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Notes: Gregg Williams rips run defense for losing “knockback” battle at line of scrimmage

A point of pride quickly turned into a source of frustration.

The Browns entered last week against the Bengals allowing a league-low 3.1 yards per rushing attempt. Cincinnati’s last-ranked run offense ripped off 152 yards and a 5.1 average.

“Our players are very tired of the butt chewing that I have given all week long on knockback,” defensive coordinator Gregg Williams said Friday on a conference call before the team left for Los Angeles. “I don’t think we knocked the line of scrimmage back the way we have all year long. That is a credit to Cincinnati. For whatever reason, there was some type of maybe a hesitation in our guys. That is the first time since I have been here, and I think everybody here understands that the next time that happens, they are going to be your all’s interns and not playing for me because we have to knock the line of scrimmage back.”

The Bengals game knocked the overall run defense from sixth to eighth in the NFL at 97.2 yards per game. The Browns fell to second in yards per attempt at 3.3, behind Denver with 3.2.

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“There are no excuses. It is my fault first,” Williams said. “Evidently, I didn’t get the message across. I think the message was listened to this week.”

Outside linebacker Christian Kirksey said the problem wasn’t just at the line.

“A lot of times we were misaligned or ran out of our gaps,” he said. “That was just us not doing our job.”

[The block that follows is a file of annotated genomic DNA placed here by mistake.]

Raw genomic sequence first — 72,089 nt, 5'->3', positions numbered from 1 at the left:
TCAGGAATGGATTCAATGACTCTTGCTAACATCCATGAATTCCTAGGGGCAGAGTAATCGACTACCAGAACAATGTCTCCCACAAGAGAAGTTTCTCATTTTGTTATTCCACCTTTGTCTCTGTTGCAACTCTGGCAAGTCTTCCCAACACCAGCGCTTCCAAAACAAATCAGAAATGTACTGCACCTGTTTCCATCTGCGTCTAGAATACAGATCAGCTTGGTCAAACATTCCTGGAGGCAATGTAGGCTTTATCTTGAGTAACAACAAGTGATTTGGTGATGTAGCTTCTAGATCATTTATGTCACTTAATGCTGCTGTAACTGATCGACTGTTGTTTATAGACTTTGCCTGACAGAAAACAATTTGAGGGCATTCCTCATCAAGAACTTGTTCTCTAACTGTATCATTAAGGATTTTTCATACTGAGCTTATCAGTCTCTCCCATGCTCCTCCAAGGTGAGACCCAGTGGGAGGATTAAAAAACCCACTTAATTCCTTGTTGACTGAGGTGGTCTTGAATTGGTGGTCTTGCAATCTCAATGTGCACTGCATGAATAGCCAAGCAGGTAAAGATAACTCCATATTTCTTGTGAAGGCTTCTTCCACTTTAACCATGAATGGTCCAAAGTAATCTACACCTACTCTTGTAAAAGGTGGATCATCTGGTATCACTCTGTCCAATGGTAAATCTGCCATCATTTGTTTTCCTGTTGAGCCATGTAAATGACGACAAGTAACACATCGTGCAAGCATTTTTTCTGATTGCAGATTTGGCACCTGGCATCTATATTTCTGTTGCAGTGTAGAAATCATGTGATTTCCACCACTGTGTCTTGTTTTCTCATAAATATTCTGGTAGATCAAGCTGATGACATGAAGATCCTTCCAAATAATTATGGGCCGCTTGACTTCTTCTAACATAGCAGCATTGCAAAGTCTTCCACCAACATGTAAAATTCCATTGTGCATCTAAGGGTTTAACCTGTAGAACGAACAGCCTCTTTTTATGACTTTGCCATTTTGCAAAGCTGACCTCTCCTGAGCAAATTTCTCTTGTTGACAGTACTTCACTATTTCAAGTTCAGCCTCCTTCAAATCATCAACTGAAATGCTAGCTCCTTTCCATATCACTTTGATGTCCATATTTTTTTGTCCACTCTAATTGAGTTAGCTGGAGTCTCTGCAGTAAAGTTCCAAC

Chargers running back Melvin Gordon will test the Browns to see if they’ve fixed the problems. Gordon ranks ninth with 698 rushing yards, with a 3.7 average and five touchdowns.

Middle linebacker Joe Schobert played with Gordon at Wisconsin and said he has elite acceleration and balance. Schobert said the performance against the Bengals left a scar.

“We were so surprised as a defense. We don’t want that to ever happen again,” he said. “It has been a huge motivational tool this week. GW is never going to let you live it down if it happens. He has been pressing us to be better this week and we are putting in the work.”

GONE TOO SOON

Sean Taylor is never far away from Williams’ thoughts, but the 10-year anniversary of his shooting death gave Williams occasion to recall one of his all-time favorites.

“It’s been a tough week,” Williams said. “I miss him — a lot. He is the best player I ever coached in my life, and I’ve already got some Hall of Fame players. By far he was the best player and I love him like a son.”

Taylor was Washington’s safety when he was killed. Williams was the defensive coordinator.

“When he passed I mentioned, and I believe in this with all my heart, that I saw him that morning when I was the first one they called and I cried like a little baby,” Williams said. “He was there up in the corner of my room telling me that, ‘Coach, get on to the next play. I’ll always have your back.’